Currencies: The Dollar Index and, inversely, the euro, Swiss franc and British pound, are ripe for a reversal. The commercial traders have successfully laid off long positions accumulated since early 2014 and appear to be laying on new short positions rather than repositioning themselves on the long side. Commercial traders positioned themselves correctly ahead of Mario Draghi and the ECB’s surprisingly hawkish monetary plan. This indicates that the spread between U.S. and ECB interest rates won’t be as wide as predicted and should tighten.
Grains: Commercial traders have been big buyers in soybean meal, establishing their most bullish position since February of 2012. This sets the stage for a soybean meal rally individually and within the crush complex. The most promising reversal lies in Kansas City wheat. Commercial traders have set a new net long record by more than 20%. A reversal higher could be soon, sharp and lasting.
Interest Rates: Commercial traders expect the yield curve to steepen. They continue to be buyers on the short end of maturities and are increasingly on the sell side as the maturity date lengthens. This fits with tightening expectations and suggests the Fed may follow through with a rate hike in March.
Metals: Gold end-users have created their most bullish position since December of 2001. This has created a situation where the only new selling coming in under the July lows has been by large speculators. This market is more likely to reverse higher than continue lower for very long.
Energies: The energy complex is looking to rebalance within the sector. Nothing looks good, but heating oil futures could certainly rally, given the commercial buying ahead of December’s typical strength. However, this trade may be best played as a spread against the glut in crude oil futures.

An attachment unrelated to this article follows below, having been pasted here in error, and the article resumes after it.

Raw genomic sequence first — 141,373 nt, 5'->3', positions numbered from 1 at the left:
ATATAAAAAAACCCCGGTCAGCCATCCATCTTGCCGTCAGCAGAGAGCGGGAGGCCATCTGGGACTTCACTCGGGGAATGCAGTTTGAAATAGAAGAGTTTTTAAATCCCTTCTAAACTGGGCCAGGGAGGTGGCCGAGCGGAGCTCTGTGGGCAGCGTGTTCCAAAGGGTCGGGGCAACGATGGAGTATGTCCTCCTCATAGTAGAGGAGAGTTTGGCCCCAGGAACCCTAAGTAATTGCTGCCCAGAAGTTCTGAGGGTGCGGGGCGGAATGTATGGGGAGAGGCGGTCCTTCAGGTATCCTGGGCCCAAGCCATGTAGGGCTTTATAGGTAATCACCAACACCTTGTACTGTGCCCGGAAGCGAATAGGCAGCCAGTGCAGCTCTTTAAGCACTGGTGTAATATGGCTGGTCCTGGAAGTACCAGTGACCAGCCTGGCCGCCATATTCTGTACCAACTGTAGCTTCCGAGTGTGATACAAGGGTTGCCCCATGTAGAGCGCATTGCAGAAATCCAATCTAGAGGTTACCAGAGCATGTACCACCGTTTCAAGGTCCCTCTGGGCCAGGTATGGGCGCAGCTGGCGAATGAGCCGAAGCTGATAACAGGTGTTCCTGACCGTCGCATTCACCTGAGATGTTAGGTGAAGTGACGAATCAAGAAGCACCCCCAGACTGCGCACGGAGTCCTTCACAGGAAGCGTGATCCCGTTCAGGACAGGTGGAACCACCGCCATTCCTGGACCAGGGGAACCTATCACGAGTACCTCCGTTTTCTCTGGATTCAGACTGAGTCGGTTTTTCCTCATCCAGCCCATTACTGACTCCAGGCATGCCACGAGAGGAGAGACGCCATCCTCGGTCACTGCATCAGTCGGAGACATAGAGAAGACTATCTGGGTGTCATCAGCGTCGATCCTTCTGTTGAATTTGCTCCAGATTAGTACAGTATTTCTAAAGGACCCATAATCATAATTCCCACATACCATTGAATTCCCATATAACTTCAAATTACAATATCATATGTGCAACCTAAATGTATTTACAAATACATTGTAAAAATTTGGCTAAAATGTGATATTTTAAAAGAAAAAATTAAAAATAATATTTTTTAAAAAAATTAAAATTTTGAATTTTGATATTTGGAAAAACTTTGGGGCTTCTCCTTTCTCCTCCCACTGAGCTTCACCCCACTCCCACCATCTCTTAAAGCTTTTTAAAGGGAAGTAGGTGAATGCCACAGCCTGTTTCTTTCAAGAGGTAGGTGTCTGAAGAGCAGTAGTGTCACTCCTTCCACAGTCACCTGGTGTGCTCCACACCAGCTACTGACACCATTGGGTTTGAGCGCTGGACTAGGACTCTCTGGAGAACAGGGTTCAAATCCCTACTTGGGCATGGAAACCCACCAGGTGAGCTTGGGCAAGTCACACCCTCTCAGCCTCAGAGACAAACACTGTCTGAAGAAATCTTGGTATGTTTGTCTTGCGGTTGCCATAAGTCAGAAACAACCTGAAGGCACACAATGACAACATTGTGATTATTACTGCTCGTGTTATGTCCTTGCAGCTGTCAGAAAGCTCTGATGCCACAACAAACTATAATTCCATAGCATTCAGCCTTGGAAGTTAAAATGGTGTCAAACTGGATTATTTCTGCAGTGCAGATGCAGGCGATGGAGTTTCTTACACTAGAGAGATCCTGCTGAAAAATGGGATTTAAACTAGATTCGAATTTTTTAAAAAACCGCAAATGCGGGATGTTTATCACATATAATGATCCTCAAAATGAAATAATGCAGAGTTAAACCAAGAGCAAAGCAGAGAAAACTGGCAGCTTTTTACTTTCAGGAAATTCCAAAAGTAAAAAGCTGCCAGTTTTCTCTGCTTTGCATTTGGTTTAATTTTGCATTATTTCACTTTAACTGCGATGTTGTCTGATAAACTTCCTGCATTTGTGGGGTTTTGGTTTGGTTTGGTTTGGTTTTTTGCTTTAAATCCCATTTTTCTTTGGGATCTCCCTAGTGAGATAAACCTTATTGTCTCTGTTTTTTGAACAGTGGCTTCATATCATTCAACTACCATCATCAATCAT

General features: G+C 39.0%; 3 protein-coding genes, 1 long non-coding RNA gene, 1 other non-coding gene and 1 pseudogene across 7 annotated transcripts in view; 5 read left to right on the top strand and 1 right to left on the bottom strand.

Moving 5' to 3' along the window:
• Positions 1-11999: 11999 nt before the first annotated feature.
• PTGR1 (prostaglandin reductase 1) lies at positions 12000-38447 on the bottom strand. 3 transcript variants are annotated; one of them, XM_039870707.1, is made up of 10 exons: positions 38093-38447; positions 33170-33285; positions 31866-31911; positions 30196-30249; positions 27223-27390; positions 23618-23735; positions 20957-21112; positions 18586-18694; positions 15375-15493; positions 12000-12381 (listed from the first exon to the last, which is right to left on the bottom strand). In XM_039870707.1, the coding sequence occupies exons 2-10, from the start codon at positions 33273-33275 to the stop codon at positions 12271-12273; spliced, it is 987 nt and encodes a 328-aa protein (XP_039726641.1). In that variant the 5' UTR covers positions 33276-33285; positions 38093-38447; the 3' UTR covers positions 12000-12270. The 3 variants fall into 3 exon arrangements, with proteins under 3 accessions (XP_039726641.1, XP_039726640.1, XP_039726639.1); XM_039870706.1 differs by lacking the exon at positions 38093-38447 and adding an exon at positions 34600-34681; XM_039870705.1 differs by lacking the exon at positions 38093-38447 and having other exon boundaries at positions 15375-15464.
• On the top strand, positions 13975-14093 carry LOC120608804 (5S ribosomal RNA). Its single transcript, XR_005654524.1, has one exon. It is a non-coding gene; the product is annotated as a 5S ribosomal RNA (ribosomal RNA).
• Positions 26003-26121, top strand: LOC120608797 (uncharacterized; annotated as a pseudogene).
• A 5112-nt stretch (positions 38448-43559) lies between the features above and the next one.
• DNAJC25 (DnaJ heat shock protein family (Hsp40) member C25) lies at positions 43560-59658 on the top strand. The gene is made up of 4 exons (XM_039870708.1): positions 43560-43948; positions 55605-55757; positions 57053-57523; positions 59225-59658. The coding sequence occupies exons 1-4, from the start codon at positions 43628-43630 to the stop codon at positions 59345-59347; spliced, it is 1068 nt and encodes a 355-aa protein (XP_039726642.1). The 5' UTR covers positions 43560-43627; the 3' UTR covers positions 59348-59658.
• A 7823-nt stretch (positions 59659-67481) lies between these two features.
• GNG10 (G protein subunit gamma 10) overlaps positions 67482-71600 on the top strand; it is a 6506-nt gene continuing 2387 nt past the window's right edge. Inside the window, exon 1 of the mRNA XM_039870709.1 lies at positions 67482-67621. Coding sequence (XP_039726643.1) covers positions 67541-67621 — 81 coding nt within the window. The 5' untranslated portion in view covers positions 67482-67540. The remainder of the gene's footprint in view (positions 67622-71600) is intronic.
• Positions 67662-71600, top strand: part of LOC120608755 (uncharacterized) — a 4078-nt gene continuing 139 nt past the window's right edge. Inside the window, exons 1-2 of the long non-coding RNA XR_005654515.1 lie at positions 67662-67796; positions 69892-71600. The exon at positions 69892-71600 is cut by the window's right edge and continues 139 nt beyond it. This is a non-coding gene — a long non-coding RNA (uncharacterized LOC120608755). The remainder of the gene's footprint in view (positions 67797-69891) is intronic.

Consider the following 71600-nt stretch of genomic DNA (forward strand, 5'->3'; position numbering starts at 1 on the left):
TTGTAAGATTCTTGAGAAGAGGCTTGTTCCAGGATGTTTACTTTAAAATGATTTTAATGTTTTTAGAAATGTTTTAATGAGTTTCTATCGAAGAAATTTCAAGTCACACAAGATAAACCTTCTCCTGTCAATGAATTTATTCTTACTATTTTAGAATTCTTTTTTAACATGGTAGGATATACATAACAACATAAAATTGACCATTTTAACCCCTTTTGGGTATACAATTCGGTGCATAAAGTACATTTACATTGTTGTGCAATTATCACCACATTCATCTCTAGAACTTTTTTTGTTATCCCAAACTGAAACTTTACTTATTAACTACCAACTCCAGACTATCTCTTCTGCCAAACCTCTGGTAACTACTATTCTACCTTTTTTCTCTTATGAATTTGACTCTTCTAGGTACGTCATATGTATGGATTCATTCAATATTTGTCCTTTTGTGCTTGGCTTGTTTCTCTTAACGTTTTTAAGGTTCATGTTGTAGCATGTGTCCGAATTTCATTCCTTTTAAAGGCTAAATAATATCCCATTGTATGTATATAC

Softs: Sugar bottomed on Aug. 28 and sugar producers have sold more than 260,000 contracts on the ensuing rally. This has plunged commercial trader momentum into negative territory even as the market becomes more overbought. This market has rallied about 50% in three months. Based on the commercial positions, don’t expect this rally to hold.
Meats: October’s cattle rally fizzled as quickly as it flamed. Heavy cattle and cheap feed continue to be the order of the day as the U.S. cattle market continues to grow its herd back from multi-generational lows.
Indices: The last time stock indices moved lower through November, December and January was 2009. Experience would suggest that any weakness in the Dow and Nasdaq could be short lived. Barring an exogenous event, the seasonal rally should peak between mid- and late-January.